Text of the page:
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Fall Sneaks

The unseen horror

A film can frighten best with the power of suggestion, says a director who likes the genre's prospects.

September 07, 2003|Tobe Hooper | Special to The Times

"THERE'S a real resurgence in the horror genre, and 'The Texas Chainsaw Massacre' laid the foundation. Want to talk about the impact of your movie?" That was the gist of the invitation to write this piece, and at first I was reluctant -- it sounded like it could be a real exercise in self-congratulation. But after thinking about it, I realized that history is history: "Texas Chainsaw Massacre," to quote my friend Wes Craven, "was the movie that changed the genre of horror forever."

"Texas Chainsaw Massacre," based loosely on the same Wisconsin case that inspired "Psycho," was released in 1974, and its success unleashed a series of masked killers like "Halloween's" Michael Myers and "Friday the 13th's" Jason Voorhees, and all of their hacking, chopping, stabbing sequels.

The particular style of horror movie soon earned its own designation: The Slasher Film. This was as much of a surprise to my peers in horror as it was to me. The Slasher Film overlay helped rob the genre of its cinematic contributions and dignity and made it seem less than honorable -- even though it had become a thriving economic force in the industry. John Carpenter once said to me, "They think of us as pornographers."

"Chainsaw" was more complex than it seemed. It worked because it had three narratives. One was the framework that the story hangs on, another was what you learn in the interchange between the characters, and the third is the visual that stands on its own.

As the three weave together, the story forms in your imagination. For example, you know one of the subjects of the film is cannibalism, though the word "cannibalism" is never used nor does it take place except in your imagination.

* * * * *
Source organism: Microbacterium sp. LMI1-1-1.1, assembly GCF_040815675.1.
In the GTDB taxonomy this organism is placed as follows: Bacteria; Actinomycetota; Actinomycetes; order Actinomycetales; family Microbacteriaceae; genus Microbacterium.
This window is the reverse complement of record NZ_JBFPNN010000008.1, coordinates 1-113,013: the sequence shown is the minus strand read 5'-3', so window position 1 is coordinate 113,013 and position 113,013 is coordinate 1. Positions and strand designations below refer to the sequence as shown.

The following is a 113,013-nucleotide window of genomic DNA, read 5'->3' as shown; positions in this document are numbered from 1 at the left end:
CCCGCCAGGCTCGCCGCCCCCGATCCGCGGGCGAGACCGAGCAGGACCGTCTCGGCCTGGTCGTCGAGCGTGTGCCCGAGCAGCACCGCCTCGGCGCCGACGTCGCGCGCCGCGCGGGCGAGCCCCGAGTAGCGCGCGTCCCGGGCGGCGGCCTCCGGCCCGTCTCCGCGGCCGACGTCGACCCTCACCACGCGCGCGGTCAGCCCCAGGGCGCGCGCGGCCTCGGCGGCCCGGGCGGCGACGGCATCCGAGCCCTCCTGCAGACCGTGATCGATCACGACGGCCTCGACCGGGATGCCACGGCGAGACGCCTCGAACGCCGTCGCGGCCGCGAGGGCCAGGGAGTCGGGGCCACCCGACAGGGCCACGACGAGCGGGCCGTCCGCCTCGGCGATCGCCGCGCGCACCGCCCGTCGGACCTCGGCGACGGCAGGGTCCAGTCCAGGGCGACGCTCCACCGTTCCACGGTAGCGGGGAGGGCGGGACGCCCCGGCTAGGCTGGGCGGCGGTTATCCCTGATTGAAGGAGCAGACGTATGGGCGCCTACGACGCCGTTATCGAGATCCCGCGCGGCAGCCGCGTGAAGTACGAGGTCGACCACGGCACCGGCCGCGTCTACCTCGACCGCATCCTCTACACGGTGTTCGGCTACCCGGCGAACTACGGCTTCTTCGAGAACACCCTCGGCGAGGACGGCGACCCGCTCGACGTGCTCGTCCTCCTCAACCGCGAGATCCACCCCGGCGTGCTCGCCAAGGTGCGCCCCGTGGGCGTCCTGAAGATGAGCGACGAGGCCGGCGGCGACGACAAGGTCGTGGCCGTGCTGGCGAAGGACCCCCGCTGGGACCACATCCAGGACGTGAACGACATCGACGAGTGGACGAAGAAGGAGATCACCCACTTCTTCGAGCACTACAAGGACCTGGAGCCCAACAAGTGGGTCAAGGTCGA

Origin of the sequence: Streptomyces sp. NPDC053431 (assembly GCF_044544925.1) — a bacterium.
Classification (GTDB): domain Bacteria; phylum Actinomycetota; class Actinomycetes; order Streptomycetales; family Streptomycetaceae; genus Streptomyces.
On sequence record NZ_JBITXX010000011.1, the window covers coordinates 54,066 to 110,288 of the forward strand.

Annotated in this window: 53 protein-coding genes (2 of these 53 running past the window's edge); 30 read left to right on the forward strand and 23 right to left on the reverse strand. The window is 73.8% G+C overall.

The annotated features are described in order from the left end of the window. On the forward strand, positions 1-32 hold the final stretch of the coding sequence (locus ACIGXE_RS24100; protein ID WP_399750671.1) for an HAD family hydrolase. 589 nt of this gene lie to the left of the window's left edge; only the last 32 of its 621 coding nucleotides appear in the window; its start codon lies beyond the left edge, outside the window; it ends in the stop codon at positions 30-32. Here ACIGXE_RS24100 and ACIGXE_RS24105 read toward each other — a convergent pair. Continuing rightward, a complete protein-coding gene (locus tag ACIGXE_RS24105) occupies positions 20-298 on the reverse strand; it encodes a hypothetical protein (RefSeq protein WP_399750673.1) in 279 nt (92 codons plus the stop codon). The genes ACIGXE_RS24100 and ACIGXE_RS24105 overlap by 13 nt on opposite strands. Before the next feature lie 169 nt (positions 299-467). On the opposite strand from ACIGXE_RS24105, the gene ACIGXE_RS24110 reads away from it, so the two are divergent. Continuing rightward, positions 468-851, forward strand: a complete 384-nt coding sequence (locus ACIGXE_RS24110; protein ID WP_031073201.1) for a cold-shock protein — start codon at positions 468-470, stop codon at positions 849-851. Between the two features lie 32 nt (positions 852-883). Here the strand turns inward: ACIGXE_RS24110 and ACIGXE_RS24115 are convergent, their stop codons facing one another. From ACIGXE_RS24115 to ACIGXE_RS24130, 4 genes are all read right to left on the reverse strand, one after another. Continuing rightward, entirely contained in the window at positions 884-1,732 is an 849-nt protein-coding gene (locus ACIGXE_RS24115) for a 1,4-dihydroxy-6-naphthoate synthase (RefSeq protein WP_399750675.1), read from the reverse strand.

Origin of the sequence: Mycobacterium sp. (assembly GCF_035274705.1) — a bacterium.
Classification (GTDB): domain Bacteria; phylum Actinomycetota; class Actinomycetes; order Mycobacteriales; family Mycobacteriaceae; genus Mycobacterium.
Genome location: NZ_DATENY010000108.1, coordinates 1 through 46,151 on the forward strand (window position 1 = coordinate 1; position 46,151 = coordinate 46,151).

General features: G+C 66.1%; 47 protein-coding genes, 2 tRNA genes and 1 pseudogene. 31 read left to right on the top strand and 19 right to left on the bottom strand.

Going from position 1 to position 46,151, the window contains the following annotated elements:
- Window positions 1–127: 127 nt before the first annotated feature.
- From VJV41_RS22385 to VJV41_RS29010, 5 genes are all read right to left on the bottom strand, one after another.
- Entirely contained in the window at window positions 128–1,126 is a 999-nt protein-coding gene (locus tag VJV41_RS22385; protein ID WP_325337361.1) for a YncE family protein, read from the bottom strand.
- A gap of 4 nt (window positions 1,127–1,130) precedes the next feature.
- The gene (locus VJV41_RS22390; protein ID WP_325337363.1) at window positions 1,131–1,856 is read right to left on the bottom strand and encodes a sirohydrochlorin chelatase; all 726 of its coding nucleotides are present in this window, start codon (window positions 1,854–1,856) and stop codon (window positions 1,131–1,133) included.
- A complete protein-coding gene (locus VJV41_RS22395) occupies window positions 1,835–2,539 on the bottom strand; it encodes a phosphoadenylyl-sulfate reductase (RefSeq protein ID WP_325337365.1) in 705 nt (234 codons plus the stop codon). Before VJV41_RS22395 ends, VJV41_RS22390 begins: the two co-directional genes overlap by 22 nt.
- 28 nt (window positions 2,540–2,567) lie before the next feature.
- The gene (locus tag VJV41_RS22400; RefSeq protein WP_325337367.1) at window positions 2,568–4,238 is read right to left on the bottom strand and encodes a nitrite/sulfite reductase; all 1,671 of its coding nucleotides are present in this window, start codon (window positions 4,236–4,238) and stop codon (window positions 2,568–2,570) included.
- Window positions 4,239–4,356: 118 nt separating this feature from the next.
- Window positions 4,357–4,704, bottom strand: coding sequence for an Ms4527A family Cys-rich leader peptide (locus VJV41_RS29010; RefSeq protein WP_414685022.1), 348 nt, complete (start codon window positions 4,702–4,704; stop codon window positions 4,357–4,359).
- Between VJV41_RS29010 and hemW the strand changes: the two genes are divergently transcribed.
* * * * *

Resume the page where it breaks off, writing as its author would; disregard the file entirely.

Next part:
The construction of "Chainsaw" was like this throughout, and it was what you didn't see that had the strongest impact. The same applies for the gore that audiences thought they saw in quantity. That was also suggestion.

When the character Pam is hung on a meat hook, just the idea of that was powerful enough. There was a shot that pans down her body that hangs over a wash tub that was supposed to catch her blood, and audiences thought they saw it filling up. But there was no blood.

Leatherface worked as a human monster because imagining what his face is like is far more powerful than actually seeing it. This can be said about the construction of the entire film, co-written with Kim Henkel. The real horror of the film is psychological. For the most part, gore is only suggested.

Humor also plays an important part in the film's psychology. The ironic, dark humor is something people didn't always get when the movie first came out. For example, after Leatherface wrecks the door to the family's home in pursuit of Sally, another character observes, "Look what your brother's done to the door." Years later, it has been gratifying to hear audiences laughing enthusiastically at that line and many others.